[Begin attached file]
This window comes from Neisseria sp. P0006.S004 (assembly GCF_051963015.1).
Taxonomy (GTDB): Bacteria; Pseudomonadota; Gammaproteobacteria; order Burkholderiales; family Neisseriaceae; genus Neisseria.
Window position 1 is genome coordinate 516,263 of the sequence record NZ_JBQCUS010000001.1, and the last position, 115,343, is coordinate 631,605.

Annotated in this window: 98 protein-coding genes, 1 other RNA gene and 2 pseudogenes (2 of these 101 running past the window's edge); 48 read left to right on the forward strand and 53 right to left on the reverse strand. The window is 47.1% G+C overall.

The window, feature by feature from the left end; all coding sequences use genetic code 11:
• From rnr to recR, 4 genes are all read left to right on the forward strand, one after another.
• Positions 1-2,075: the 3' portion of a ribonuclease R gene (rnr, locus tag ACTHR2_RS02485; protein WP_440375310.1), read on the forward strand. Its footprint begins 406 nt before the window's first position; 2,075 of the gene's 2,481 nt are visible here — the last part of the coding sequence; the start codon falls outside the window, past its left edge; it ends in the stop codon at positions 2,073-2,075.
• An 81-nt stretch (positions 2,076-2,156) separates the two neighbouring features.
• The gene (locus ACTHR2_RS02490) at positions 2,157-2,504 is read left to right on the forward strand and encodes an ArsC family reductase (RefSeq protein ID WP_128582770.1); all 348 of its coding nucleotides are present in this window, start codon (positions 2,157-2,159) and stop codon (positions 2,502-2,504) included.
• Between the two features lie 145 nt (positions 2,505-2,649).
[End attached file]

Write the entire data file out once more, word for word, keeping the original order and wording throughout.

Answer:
This window comes from Neisseria sp. P0006.S004 (assembly GCF_051963015.1).
Taxonomy (GTDB): Bacteria; Pseudomonadota; Gammaproteobacteria; order Burkholderiales; family Neisseriaceae; genus Neisseria.
Window position 1 is genome coordinate 516,263 of the sequence record NZ_JBQCUS010000001.1, and the last position, 115,343, is coordinate 631,605.

Annotated in this window: 98 protein-coding genes, 1 other RNA gene and 2 pseudogenes (2 of these 101 running past the window's edge); 48 read left to right on the forward strand and 53 right to left on the reverse strand. The window is 47.1% G+C overall.

The window, feature by feature from the left end; all coding sequences use genetic code 11:
• From rnr to recR, 4 genes are all read left to right on the forward strand, one after another.
• Positions 1-2,075: the 3' portion of a ribonuclease R gene (rnr, locus tag ACTHR2_RS02485; protein WP_440375310.1), read on the forward strand. Its footprint begins 406 nt before the window's first position; 2,075 of the gene's 2,481 nt are visible here — the last part of the coding sequence; the start codon falls outside the window, past its left edge; it ends in the stop codon at positions 2,073-2,075.
• An 81-nt stretch (positions 2,076-2,156) separates the two neighbouring features.
• The gene (locus ACTHR2_RS02490) at positions 2,157-2,504 is read left to right on the forward strand and encodes an ArsC family reductase (RefSeq protein ID WP_128582770.1); all 348 of its coding nucleotides are present in this window, start codon (positions 2,157-2,159) and stop codon (positions 2,502-2,504) included.
• Between the two features lie 145 nt (positions 2,505-2,649).